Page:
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Why do produce guys baby apples & baggers don’t?

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POSTED January 18, 2009 1:09 a.m.
Ambrosia apples are without a doubt the best tasting apples I’ve ever had.

They have a honey-like taste and are crisp as they are firm like a red apple.

They don’t come cheap. At $2.99 a pound, my weekly habit of at an Ambrosia a day costs $10.94 or about a tenth of my weekly food bill.

The supermarket produce guys take super care handling apples. They understand why they come packed layered between cardboard shaped to minimize them being jostled about and getting bumped. The reason is simple. Bruising isn’t good for an apple. Once it occurs, it accelerates its deterioration.

Nothing frosts me more than paying S1.35 or so per apple for a week’s supply and five days after I’ve bought them the apple is partially ruined thanks to a bag boy — or cashier — that believes speed is everything. If I wanted to throw $1.35 away, I’d toss it in the trashcan outside the store’s entrance.

My weekly grocery bill comes to an average of $80. The only thing I don’t buy at a regular supermarket are my two-a-day Boca burger habit. For those, I stock up at Costco.

Half of that $80 consists of fresh vegetables and fruit. The more they are tossed around — such as bagging a cantaloupe on top of broccoli heads or tomatoes — the more irritated I get.

The same is true for those folks who toss yogurt whips into a bag like they’re pitching watermelons. It doesn’t really damage the yogurt, I guess, but if I wanted it tossed about and broken up instead of being smooth when I go to eat it I can do it myself.

It is one of the reasons why I opted a long time ago to purchase the store’s reusable shopping bags.

They stay relatively rigid and I can pack everything I buy into three bags.

I forgot to mention, but I pack my own groceries. I gave up a long time ago trying to explain to bag boys why I’d appreciate it they didn’t toss the apples around as if they were baseballs and crush fruit and vegetables with heavier fruits and vegetables. I never tried to explain the yogurt, as it would sound anal-retentive. However, presentation — even with diary products in a container — is just as important as taste.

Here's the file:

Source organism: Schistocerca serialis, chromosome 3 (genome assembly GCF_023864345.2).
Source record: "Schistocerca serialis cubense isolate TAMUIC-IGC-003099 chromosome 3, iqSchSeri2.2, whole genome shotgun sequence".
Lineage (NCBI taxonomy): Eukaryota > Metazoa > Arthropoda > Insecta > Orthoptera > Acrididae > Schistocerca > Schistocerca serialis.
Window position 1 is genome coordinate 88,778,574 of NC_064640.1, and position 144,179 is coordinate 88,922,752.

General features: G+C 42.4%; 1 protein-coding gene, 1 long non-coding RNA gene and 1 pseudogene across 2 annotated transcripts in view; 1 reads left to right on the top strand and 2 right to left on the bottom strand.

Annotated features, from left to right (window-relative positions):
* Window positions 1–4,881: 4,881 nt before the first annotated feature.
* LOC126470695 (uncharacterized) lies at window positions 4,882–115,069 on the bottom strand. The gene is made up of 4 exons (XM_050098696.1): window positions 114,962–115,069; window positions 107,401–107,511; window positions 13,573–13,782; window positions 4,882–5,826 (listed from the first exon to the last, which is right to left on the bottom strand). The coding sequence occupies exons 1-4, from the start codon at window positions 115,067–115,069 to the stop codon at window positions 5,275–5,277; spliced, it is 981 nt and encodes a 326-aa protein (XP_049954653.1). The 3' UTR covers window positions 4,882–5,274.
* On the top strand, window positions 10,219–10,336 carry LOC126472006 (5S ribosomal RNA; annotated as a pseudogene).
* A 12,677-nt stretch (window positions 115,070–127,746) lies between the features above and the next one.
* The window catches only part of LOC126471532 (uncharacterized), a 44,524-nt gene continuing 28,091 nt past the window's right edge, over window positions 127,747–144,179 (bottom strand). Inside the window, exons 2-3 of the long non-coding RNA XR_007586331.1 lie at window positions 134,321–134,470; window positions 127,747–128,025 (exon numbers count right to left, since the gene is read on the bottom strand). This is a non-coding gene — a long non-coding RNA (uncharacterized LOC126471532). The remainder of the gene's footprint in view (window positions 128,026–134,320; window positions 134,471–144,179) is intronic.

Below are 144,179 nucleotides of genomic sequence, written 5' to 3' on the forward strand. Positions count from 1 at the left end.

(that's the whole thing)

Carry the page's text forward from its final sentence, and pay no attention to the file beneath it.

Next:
One time I went ahead and let a bagger bag my groceries after he said he understood what I wanted done with my fruit. It was fine except for one thing. He got about two thirds of my stuff packed in the three reusable bags and then asked whether I wanted the rest in plastic or paper.

The idea behind reusable bags is to not use plastic and paper. I bought my usual stuff but in the bagger’s haste he didn’t use the bags to their optimum.

It is like packing a trunk. If you do it right, you can get a ton of stuff in there.

No qualms with the baggers — or the cashiers — except one.

Most cashiers and baggers respect my wishes to let me bag my own without arguing. Once in awhile they’ll ask why, and I’ll explain politely but still stress I want to bag my own. They’re cool with that and so am I.

One time, though, the bagger got a bit indignant and told me he’d bag them.

I replied, “No thanks, I’ll do it myself.” He came right back and said he’d do it. The cashier interceded and told him I preferred to bag my own. He then told me it was his job to bag the groceries.

At that point, I became irritated. I told him it was my money buying the groceries which made them my groceries and that I’d bag them myself. He said he’d do it and I shot back “no you won’t do it.” He left none too happy.

I have to admit I wasn’t thrilled about the encounter either.

My goal isn’t to cost baggers their job. It is to minimize waste — use of plastic and such – and to make sure my purchases aren’t ruined.

Again, the store I go to has great cashiers, clerks, and baggers. I’m sure the guy who was insistent had been told the store prides itself on being service driven which means bagging groceries for their customers. He was only trying to do his job.

It would be nice, though, if stores made sure their cashiers and clerks take as much care with the fruit they sell as the produce guys do.
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